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Black History Is Our History: Dr. Carter G. Woodson, Also Known As The 'Father Of Black History Month'

NEW YORK (CBSNewYork) - All this month, we're celebrating Black History Month.

We're going back to its origins, more than a century ago.

CBS2's Dana Tyler introduces us to the man known as the "Father of Black History Month."

Dr. Carter G. Woodson was born in Virginia in 1875 to former slaves. He became an accomplished scholar, prolific author and a visionary. He created what we now celebrate as "Negro History Month" to right what he saw as the unacceptable wrong - the glaring omission of a formalized Negro history.

"There was a time following slavery when society had developed a racial worldview, if you will, that African Americans did not possess a history and culture. And this view therefore distorted a lot of conceptions of what the Black race was in terms of their capabilities, and talents, and everything that they might have offered to American history," said Dr. Deirdre Foreman, president of the Manhattan branch of the Association for the Study of African American Life and History (ASALH).

In 1926, Dr. Woodson started "Negro History Week" in February, an observance which would later be expanded to a month.

"The misnomer is that, because it's the shortest month of the year, it must have been given to us. Actually, Woodson chose this month because it was the birth month of Abraham Lincoln and Frederick Douglass - February 12 and 14th, respectively," said Foreman.

Woodson founded what is now known as the ASALH. Foreman says Woodson's goals went far beyond documenting Black heritage.

"He and others noticed that there was a significant disparity in the educational system in the United States," Foreman said.

Woodson overcame that disparity, and in 1912 became the second Black person to earn a PhD from Harvard University, and the first whose parents were slaves.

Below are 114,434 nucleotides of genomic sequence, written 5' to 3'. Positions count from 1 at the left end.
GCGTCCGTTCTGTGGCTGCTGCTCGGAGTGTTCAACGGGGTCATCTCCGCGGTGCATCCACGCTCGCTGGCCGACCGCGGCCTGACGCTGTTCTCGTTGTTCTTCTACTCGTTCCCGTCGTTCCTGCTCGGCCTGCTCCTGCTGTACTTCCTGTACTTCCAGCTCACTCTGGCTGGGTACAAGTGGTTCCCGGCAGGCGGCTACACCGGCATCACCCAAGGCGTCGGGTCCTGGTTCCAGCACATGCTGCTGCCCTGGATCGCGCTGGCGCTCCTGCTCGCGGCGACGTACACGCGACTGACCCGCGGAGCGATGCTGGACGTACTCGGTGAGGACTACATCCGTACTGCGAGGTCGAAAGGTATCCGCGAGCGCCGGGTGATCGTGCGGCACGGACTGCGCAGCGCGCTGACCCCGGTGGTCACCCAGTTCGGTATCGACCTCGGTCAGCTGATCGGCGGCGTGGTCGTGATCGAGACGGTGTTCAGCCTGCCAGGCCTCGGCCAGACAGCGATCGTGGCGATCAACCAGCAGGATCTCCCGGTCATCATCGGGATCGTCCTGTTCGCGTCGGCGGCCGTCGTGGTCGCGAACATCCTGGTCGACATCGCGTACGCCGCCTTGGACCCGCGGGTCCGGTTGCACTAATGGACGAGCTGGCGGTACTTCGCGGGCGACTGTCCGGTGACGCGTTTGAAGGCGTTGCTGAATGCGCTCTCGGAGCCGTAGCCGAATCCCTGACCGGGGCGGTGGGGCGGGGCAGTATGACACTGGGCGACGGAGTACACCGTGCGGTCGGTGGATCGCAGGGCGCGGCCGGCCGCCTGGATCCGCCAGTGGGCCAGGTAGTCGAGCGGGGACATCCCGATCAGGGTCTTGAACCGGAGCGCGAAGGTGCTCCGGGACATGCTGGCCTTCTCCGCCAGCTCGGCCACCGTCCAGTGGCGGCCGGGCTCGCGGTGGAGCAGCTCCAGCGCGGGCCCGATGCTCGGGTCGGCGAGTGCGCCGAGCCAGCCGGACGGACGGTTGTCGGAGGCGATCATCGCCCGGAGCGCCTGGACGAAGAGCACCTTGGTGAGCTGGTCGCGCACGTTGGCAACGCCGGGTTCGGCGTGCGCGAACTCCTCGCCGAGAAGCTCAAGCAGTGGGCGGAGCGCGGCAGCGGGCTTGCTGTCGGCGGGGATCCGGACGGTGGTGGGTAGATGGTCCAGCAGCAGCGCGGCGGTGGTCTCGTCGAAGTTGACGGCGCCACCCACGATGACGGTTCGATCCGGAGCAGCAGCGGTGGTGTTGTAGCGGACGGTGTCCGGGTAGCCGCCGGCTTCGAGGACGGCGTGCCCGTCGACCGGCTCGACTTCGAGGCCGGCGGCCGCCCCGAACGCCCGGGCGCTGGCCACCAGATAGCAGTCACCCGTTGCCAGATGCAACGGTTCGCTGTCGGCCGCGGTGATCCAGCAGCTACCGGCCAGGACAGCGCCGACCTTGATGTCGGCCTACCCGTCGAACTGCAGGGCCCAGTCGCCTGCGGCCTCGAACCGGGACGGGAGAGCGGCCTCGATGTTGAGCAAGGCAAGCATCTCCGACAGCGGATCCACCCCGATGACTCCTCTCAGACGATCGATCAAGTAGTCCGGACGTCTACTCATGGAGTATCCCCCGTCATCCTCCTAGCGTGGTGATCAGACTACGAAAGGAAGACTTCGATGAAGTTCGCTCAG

Woodson's most well known book, "Miseducation of the Negro," is still studied in classrooms. First published in 1933, it examines the failures of how Black people were taught and how Blacks were conditioned to be less, to be subservient.

Woodson died in 1950. President Gerald Ford formally proclaimed February to be recognized as Black History Month 26 years later. The observance addresses centuries of oppression, systemic racism and celebrating the countless contributions of African Americans to art and culture.

"Black history is American history, and American history is Black history. You can't have one without the other," said Dr. Dwight McBride, president of The New School.

Dr. McBride became president of The New School nine months ago, bringing a deep academic resume of African American studies.

"And if you're going to tell a story of America, and leave out Black people, it's going to be a very incomplete, not to mention unsatisfying and dishonest, story," McBride said.

He says he's fortunate to lead the university, especially now. After the brutal deaths of George Floyd and other African Americans and the massive protests and civil unrest, this awakening for American society, Dr. McBride says, is a critical opportunity.

"I think Black history the study of it in the way it happens, not only in schools but in churches, but now in municipalities, right, and states, within organizations, in corporations. I think that's critically important to creating a more inclusive world. Because every successive generation, always has the fear, right, I think, of losing or forgetting that, the importance of our history. And we've seen, if nothing else, we've seen in recent years what can happen when we neglect and forget our history, right, how dangerous that can be," McBride said.

One of Woodson's noted supporters was civil rights activist W. E. B. Du Bois. Woodson was the second African American to earn a PhD from Harvard - Du Bois was the first.


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